PMLA impose obligations on Banking Companies Financial Institutions Intermediaries in respect of Maintenance of Records Furnishing of information Verification of identity of the clients.

Banking Company includes

Public sector banks Private sector banks Private foreign banks Co-operative banks Regional rural banks

Financial Institutions includes

Financial Institution as defined under Section 45-I of the RBI Act Insurance Companies Hire purchase companies Chit fund Companies Housing finance institutions Non-banking financial companies.

Intermediary includes
Stock Brokers Sub-brokers Share-transfer agents Bankers to an issue Trustees to trust deed Registrar to an Issue Merchant Bankers.

Obligation in respect of maintenance of records

Maintenance of records includes records of All cash transactions of the value of more than rupees ten lakhs or its equivalent in foreign currency All series of cash transactions which are integrally connected All suspicious transactions

Furnishing of Information
Reporting of cash and suspicious transactions Reporting on the appointment/change in the principal officer etc.

Suspicious Transaction means

A transaction whether or not made in cash,which, to a person acting in good faith gives rise to a reasonable ground of suspicion that it may involve the proceeds of crime; or appears to be made in circumstances of unusual or unjustified complexity; or appears to have no economic rationale or bonafide purpose

Illustrative list of suspicious transactions

False Identification documents Identification documents which could not be verified within reasonable time Multiple Demat Accounts Multiple Trading Account with the broker Sudden increase in the transaction of client Huge off-market deals

Illustrative list of suspicious transactions

Multiple Bank accounts Huge withdrawals/deposits Nature of transactions inconsistent with what would be expected from declared business Foreclosure of home loan accounts by substantial cash payments

Illustrative list of suspicious transactions

Frequent purchases of drafts or other negotiable instruments with cash Large number of accounts with common account holders , introducer or authorised signatory Unexplained transfers between multiple accounts with no rationale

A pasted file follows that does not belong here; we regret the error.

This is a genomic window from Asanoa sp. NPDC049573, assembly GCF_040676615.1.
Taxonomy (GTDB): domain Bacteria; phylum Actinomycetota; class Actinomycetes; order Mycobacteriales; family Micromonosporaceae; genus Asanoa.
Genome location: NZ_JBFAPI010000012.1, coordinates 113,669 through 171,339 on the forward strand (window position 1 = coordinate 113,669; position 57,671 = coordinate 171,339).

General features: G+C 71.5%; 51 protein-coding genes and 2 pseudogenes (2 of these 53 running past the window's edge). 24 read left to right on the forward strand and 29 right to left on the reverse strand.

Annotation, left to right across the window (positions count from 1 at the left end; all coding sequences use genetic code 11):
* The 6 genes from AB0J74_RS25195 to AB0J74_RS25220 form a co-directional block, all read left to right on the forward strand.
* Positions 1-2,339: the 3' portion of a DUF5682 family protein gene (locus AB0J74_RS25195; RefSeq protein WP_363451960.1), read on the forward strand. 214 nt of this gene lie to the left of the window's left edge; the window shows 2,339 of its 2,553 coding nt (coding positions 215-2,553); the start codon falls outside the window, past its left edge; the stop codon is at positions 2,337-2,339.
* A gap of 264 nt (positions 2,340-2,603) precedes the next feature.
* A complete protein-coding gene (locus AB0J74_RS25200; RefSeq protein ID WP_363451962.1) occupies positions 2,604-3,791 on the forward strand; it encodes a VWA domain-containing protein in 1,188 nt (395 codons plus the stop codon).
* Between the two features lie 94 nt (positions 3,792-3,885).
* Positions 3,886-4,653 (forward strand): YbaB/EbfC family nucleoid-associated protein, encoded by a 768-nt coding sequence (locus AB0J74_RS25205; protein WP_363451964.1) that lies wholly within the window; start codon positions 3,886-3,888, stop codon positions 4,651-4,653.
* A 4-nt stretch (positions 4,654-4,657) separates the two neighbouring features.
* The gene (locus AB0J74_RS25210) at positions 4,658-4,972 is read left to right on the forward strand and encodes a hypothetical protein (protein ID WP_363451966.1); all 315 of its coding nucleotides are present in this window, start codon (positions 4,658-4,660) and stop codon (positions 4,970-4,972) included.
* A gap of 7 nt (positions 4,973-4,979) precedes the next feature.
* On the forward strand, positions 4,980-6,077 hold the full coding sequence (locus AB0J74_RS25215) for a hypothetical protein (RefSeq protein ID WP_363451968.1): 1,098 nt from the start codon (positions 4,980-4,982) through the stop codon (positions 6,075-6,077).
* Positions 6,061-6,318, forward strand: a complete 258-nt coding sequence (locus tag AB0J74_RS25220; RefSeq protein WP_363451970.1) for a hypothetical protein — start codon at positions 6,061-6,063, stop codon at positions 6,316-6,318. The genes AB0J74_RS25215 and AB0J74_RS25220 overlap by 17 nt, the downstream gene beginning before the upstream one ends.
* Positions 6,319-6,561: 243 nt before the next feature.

Data on cash/suspicious Transactions (as on 31.07.11)

Collection of Information 30.36 million Cash Transaction Reports (CTRs) received 99.62 % CTRs received in electronic format 46,409 Suspicious Transaction Reports (STRs) received 5.26 lakh Counterfeit Currency Reports (CCR) of face value of Rs.446 million Analysis and Dissemination of Information 41,934 STRs processed 28,210 STRs disseminated

Data on Suspicious Transactions

Banking Company Financial Institution Intermediary Total

2,826 841 742 4,409

200910 7,394 1,655 1,018 10,067

201011 12,287 7,006 1,405 20,698

24,127 9,878 3,902 37,907

How to increase the Compliance level

Spread financial literacy among reporting entities and their clients. Conduct educational programmes to reinforce the importance of reporting requirements Impose more stringent penalties for money laundering offences. Training of staff

KYC norms issued by RBI,SEBI & IRDA covers Customer Acceptance Customer Identification Transaction Monitoring Risk Management

International efforts

1985- The United Nations- Started efforts with the recognition that drug traffickingand associated money launderingwere truly international problems and could be addressed effectively only on a multinational basis 1988 Basel Committee on Banking Supervision - issued a statement on Prevention of Criminal use of Banking System for the purpose of ML 1989 Financial Action Taskforce (FATF)- Set up to ensure global action to combat money laundering ( subsequently included terrorist financing ) 1995 - Egmont Group- Set up to stimulate international cooperation and develop best Practices for exchange of information amongst FIUs 1997- Asia/Pacific Group on money laundering (APG)- FATF-style regional body (FSRB)-set up to create awareness and encourage adoption of AML measures in the region. World Bank and International Monetary Fund- have evolved a comprehensive AML/CFT assessment methodology for evaluating countrys compliance with FATF Standards and provide technical support


Mandate :

Establish, revise and clarify global standards and measures for combating ML/TF; Promote global implementation of the standards; Identify and respond to new money laundering and terrorist financing threats; Engage with stakeholders and partners throughout the world.

FATF Forty+ Nine Recommendations: